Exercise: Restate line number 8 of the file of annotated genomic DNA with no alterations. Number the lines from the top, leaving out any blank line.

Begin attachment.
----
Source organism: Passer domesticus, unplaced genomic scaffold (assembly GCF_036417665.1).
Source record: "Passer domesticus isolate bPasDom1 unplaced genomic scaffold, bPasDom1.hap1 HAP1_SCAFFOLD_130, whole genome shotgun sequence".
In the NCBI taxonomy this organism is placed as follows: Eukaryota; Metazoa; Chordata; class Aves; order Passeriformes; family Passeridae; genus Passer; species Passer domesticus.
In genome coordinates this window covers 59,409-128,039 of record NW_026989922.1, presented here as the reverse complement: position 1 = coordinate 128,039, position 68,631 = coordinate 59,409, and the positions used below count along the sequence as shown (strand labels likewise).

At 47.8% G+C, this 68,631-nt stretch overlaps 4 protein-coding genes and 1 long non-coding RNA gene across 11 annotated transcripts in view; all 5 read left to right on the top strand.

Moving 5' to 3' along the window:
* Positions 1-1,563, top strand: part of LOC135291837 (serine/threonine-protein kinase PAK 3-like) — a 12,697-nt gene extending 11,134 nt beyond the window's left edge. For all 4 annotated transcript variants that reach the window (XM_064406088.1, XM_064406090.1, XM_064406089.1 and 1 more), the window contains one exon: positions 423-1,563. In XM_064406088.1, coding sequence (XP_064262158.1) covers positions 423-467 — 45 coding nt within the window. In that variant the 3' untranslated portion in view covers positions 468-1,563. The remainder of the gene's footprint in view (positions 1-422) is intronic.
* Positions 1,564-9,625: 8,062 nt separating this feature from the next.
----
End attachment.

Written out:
* Positions 1,564-9,625: 8,062 nt separating this feature from the next.